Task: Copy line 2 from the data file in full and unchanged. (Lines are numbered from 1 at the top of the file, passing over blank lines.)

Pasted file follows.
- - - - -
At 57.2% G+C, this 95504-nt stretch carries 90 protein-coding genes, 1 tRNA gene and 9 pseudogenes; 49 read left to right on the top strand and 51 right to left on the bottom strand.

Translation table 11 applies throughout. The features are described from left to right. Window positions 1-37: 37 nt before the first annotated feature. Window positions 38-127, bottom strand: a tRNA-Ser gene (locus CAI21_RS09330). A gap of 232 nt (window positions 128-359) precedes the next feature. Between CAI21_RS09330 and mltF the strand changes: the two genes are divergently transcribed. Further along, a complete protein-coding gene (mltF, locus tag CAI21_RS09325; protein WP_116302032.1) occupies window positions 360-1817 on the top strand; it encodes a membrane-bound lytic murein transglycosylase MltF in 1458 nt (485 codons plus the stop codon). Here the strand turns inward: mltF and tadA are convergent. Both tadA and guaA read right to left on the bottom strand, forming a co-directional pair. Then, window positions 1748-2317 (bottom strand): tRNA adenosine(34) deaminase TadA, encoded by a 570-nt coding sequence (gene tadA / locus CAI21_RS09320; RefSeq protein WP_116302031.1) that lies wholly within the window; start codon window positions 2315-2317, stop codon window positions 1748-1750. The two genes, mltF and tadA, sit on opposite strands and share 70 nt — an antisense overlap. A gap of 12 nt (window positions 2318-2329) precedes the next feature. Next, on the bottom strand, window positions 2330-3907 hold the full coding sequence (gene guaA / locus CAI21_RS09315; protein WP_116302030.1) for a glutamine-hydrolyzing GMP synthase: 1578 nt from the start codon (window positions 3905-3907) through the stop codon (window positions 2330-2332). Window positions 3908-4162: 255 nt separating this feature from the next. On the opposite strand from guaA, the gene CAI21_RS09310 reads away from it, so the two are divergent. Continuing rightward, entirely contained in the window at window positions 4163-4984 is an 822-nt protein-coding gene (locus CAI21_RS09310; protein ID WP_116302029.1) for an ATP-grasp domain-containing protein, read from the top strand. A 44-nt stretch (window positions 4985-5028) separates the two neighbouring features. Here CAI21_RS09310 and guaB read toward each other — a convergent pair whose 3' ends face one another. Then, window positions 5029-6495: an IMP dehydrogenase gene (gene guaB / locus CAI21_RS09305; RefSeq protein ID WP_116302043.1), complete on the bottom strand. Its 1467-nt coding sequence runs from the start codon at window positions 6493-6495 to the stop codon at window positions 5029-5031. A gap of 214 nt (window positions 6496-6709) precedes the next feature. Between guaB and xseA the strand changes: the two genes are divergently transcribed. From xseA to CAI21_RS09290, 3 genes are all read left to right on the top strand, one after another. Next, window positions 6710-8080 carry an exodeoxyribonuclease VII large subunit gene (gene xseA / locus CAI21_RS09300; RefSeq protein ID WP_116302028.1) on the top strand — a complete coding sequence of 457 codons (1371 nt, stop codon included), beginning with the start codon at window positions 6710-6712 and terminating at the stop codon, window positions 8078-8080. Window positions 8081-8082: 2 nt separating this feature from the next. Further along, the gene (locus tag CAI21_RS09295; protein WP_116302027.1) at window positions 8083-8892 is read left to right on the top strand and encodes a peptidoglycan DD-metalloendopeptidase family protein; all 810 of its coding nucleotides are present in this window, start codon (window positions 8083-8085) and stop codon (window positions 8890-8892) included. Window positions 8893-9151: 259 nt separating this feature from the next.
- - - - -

Translation table 11 applies throughout. The features are described from left to right. Window positions 1-37: 37 nt before the first annotated feature. Window positions 38-127, bottom strand: a tRNA-Ser gene (locus CAI21_RS09330). A gap of 232 nt (window positions 128-359) precedes the next feature. Between CAI21_RS09330 and mltF the strand changes: the two genes are divergently transcribed. Further along, a complete protein-coding gene (mltF, locus tag CAI21_RS09325; protein WP_116302032.1) occupies window positions 360-1817 on the top strand; it encodes a membrane-bound lytic murein transglycosylase MltF in 1458 nt (485 codons plus the stop codon). Here the strand turns inward: mltF and tadA are convergent. Both tadA and guaA read right to left on the bottom strand, forming a co-directional pair. Then, window positions 1748-2317 (bottom strand): tRNA adenosine(34) deaminase TadA, encoded by a 570-nt coding sequence (gene tadA / locus CAI21_RS09320; RefSeq protein WP_116302031.1) that lies wholly within the window; start codon window positions 2315-2317, stop codon window positions 1748-1750. The two genes, mltF and tadA, sit on opposite strands and share 70 nt — an antisense overlap. A gap of 12 nt (window positions 2318-2329) precedes the next feature. Next, on the bottom strand, window positions 2330-3907 hold the full coding sequence (gene guaA / locus CAI21_RS09315; protein WP_116302030.1) for a glutamine-hydrolyzing GMP synthase: 1578 nt from the start codon (window positions 3905-3907) through the stop codon (window positions 2330-2332). Window positions 3908-4162: 255 nt separating this feature from the next. On the opposite strand from guaA, the gene CAI21_RS09310 reads away from it, so the two are divergent. Continuing rightward, entirely contained in the window at window positions 4163-4984 is an 822-nt protein-coding gene (locus CAI21_RS09310; protein ID WP_116302029.1) for an ATP-grasp domain-containing protein, read from the top strand. A 44-nt stretch (window positions 4985-5028) separates the two neighbouring features. Here CAI21_RS09310 and guaB read toward each other — a convergent pair whose 3' ends face one another. Then, window positions 5029-6495: an IMP dehydrogenase gene (gene guaB / locus CAI21_RS09305; RefSeq protein ID WP_116302043.1), complete on the bottom strand. Its 1467-nt coding sequence runs from the start codon at window positions 6493-6495 to the stop codon at window positions 5029-5031. A gap of 214 nt (window positions 6496-6709) precedes the next feature. Between guaB and xseA the strand changes: the two genes are divergently transcribed. From xseA to CAI21_RS09290, 3 genes are all read left to right on the top strand, one after another. Next, window positions 6710-8080 carry an exodeoxyribonuclease VII large subunit gene (gene xseA / locus CAI21_RS09300; RefSeq protein ID WP_116302028.1) on the top strand — a complete coding sequence of 457 codons (1371 nt, stop codon included), beginning with the start codon at window positions 6710-6712 and terminating at the stop codon, window positions 8078-8080. Window positions 8081-8082: 2 nt separating this feature from the next. Further along, the gene (locus tag CAI21_RS09295; protein WP_116302027.1) at window positions 8083-8892 is read left to right on the top strand and encodes a peptidoglycan DD-metalloendopeptidase family protein; all 810 of its coding nucleotides are present in this window, start codon (window positions 8083-8085) and stop codon (window positions 8890-8892) included. Window positions 8893-9151: 259 nt separating this feature from the next.